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Queer Kids


"It's hard to believe that when I began this project in 2006 the issue of gay youth was just beginning to gain national attention, most notably with a cover story in Time Magazine titled 'The Battle Over Gay Teens' (Oct. 2005). The article stated 'Kids are disclosing their homosexuality with unprecedented regularity - and they are doing so much younger. The average gay person now comes out just before or after graduating high school. In 1997 there were approximately 100 gay-straight alliances (GSAs) - clubs for gay and gay-friendly kids - on U.S. high school campuses. Today there are at least 3,000 GSAs - nearly 1 in 10 high schools has one. In the 2004-05 academic year, GSAs were established at U.S. schools at the rate of three per day.'

Since then, in just four years, the issue has become a kind of fait accompli. Americans may continue to argue about teenage sexual expression, school sanctioned GSAs and gay marriage, but clearly all are here to stay.

The idea for this project arose from my own desire as a gay teenager to be given a voice. I desperately wanted to be made valid in the eyes of my peers. Coming out (and of age) in the 80's proved to be quite difficult for me and many others. I'll never forget being beat-up by a high-school classmate as I'm sure all the other kids who suffered because of their sexuality will not forget. It was precisely this kind of willful, painful defiance that I wanted to capture in these portraits. But what you may also see is the delight that is the domain of a new generation... the sheer joy of being able to stand up and be seen without shame."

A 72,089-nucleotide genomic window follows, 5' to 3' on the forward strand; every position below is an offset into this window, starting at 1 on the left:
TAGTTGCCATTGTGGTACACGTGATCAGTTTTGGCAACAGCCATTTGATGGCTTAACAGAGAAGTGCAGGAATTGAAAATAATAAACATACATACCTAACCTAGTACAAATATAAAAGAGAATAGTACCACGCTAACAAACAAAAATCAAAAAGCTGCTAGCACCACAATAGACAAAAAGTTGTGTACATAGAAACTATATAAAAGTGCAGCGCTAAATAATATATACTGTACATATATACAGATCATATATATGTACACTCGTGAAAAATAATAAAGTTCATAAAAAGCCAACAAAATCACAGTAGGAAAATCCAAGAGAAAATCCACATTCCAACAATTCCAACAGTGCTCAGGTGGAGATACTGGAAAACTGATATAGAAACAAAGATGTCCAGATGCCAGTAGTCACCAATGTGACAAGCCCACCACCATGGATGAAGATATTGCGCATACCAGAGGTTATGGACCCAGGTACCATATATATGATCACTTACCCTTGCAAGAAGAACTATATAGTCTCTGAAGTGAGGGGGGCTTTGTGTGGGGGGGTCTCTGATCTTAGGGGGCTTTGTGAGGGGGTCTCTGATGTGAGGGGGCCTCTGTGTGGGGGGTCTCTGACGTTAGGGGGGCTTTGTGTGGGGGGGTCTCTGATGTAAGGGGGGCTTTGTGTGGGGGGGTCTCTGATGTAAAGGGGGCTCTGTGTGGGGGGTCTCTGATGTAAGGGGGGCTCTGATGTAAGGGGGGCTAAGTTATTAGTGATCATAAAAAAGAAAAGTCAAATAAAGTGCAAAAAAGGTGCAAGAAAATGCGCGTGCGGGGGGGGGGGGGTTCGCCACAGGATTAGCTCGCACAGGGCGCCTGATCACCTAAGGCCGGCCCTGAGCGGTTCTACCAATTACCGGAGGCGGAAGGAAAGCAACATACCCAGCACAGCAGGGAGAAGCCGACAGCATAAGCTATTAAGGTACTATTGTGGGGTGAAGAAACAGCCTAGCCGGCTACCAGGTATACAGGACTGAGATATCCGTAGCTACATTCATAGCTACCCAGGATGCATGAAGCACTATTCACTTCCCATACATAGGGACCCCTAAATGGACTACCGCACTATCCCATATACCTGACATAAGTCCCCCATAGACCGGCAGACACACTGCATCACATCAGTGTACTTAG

M. Sharkey, Brooklyn, April 2010

View the project

3 comments:

Eduardo Guize said...

I like them all, and I love the composition in the second photo

ToddyEnglish said...

First of all...
Why did you kill the sun? (heh).
Anyway, I love this.
I graduated in the C/O 2000 and so much has changed--for the better--since then.
I was picked on ALL the time and I had not even told ANYONE I was gay. But I knew had I said it no one would have defended my ass. The teachers were extremely homophobic.
I was called all kinds of "Faggots" "Punks" "Sissies" and EVERYTHING in the classroom and the teachers would not do a goddamn thing.

Émigré Éire, the Sun Killer said...

I hate to think of you being bullied Toddy, you're such a smart, gentle soul :(

This is why I love characters like Omar in The Wire. Making THEM run from US.

I was bullied too, but mostly for being an immigrant, and looking weird.

 
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